The baixada of Jacarepaguá,
The Zona Oeste of Rio de Janeiro consists of more than just the beach neighborhoods of Barra da Tijuca and Recreio, stretching on untilGuaratiba further up the coast and Jacarepaguá, Realengo, Bangu and Campo Grande further inland.
The area has received massive infrastructure investments in recent years, the undeveloped space feeding the city’s need for more residential and commercial buildings as more and more people flock to Rio and the city’s sought-after South Zone becomes saturated. Together with the developments for the 2016 Olympic Games, 51 percent of which will take place in the ‘Barra’ Zone, Rio’s real estate focus is gradually shifting west. In 2012, Freguesia and Recreio dos Bandeirantes topped the list of new real estate projects getting the green light.
“If you count a single building as a project, we for sure have several hundreds in construction in Zona Oeste. Major constructing sites that span over dozens of condos [are], I would guess, in the fifties,” Agente Imóvel founder Johan Jonsson estimated the current status of development.
The focus of residential, as well as commercial buildings is centered around the future Olympic Games sites, which is also the site of huge investments in transportation infrastructure with the Transoeste, Transcarioca and TransolimpicaBus Rapid Transit (BRT) gradually coming online.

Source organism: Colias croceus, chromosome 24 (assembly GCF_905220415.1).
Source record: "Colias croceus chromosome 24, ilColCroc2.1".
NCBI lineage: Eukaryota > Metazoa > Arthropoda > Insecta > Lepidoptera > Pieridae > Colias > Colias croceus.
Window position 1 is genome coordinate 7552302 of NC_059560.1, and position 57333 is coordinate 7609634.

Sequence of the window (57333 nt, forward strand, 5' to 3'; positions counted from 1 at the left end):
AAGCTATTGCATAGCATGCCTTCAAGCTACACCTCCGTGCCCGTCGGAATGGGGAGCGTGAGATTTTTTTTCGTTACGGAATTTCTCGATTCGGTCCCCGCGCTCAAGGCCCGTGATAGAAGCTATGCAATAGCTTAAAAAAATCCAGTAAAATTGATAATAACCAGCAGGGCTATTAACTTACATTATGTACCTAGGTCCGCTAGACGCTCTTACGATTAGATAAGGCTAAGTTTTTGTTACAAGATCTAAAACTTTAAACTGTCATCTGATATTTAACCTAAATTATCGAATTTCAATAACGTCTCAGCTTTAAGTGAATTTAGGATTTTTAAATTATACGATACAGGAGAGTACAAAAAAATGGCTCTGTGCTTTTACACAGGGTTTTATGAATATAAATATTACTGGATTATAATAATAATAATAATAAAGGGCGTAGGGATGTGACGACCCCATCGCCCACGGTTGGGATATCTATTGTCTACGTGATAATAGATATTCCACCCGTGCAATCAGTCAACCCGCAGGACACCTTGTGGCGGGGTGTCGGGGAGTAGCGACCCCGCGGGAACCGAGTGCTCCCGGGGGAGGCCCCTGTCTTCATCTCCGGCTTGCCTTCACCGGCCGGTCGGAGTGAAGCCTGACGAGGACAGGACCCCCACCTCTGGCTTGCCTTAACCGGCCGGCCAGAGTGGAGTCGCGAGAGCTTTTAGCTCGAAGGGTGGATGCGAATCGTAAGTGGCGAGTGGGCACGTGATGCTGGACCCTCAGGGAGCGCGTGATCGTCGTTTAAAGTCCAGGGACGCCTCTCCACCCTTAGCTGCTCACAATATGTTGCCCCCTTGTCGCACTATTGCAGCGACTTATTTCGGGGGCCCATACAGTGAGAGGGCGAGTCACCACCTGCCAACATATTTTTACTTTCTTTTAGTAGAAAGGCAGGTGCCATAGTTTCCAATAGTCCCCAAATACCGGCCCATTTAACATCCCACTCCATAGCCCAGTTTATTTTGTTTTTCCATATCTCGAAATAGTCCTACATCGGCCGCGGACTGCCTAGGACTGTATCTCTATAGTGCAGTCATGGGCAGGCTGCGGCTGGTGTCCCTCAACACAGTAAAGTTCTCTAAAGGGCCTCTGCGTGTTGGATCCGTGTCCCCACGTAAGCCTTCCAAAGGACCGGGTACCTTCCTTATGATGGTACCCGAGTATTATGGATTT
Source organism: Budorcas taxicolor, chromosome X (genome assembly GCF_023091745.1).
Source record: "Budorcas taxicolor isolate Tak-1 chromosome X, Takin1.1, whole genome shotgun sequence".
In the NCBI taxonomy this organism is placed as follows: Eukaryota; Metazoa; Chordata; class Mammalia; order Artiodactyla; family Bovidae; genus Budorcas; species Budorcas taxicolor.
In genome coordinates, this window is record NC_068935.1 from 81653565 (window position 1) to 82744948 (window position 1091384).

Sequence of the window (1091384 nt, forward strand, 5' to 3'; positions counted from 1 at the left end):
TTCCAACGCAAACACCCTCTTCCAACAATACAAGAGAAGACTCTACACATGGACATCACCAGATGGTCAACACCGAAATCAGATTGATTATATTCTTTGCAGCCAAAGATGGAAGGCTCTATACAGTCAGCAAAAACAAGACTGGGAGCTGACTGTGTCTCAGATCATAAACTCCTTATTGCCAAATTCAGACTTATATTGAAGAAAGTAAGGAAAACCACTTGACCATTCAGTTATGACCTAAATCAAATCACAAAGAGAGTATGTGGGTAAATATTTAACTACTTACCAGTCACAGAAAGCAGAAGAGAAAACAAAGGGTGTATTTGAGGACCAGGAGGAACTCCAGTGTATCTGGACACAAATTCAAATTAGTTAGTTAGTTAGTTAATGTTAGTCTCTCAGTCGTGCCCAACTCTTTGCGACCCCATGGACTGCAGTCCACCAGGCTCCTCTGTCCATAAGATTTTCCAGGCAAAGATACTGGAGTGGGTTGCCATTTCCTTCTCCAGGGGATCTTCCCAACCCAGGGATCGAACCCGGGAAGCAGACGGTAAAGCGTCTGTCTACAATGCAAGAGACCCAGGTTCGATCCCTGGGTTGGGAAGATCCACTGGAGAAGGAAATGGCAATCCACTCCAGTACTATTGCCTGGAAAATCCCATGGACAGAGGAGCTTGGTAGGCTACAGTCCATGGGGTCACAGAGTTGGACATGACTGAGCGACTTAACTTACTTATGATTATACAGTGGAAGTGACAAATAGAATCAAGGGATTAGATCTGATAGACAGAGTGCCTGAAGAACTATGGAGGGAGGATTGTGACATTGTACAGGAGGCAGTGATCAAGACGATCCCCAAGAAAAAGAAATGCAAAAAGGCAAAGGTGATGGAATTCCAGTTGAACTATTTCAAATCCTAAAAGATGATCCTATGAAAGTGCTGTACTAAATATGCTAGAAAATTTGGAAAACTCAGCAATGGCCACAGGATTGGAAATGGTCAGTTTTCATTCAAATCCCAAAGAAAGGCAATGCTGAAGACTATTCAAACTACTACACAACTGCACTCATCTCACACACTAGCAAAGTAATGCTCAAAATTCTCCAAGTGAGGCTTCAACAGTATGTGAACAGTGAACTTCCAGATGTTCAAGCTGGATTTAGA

“Now, when the huge developments in Peninsula are about to reach the finish line, most of the action takes place in the Autódromo area [next to the future Olympic park], where we can see kinds of mini cities with shopping malls and so on being built,” Jonsson continued.
The City is an entire business district modeled after the city of London,
Avenida Abelardo Bueno, the main street north of the lake, is seen as the new commercial axis in Rio de Janeiro’s future. Today, already 20,000 people live there in 9,000 houses but numbers which are set to double by 2023 according to Secovi Rio’s latest predictions. The avenue is also home to “the City”, an entire new business district that is being built modeled after London with three towers including 1,033 offices plus a new 5,000 square-meter shopping mall.
Construction projects in the area tend to be large in scale, with much of the residential development consisting of super-condominiums with several apartment towers and amenities such as gyms, swimming pools and playgrounds. In Freguesia, the number of individual houses has fallen by three percent in the last ten years, while the number of apartments has grown by 47 percent.
“I’ve lived here since I was born and I think it’s a very calm neighborhood to live in. There is no noise and where I live it’s mainly a residential area,” Bruna Mazzoni, who lives in Anil, next to Freguesia, told The Rio Times. “A couple of years ago, construction increased a lot. The area is no longer as calm as it used to be and traffic increased a lot as well.”
The boom in the Zona Oeste has also had an effect on prices. The area is still far from the sums charged in Ipanems and Leblon, but the real estate appreciation has, according to Secovi, been “substantial”. Campo Grande saw prices rise 15.3 percent in the first semester of 2013, more than any other neighborhood.
With prices in Campo Grande currently at R$3,400 per square meter and R$5,549 in Jacarepaguá, Rio’s Zona Oeste offers a great alternative for those looking for a modern home without the price tag of the Zona Sul, and with considerably more space to show for it.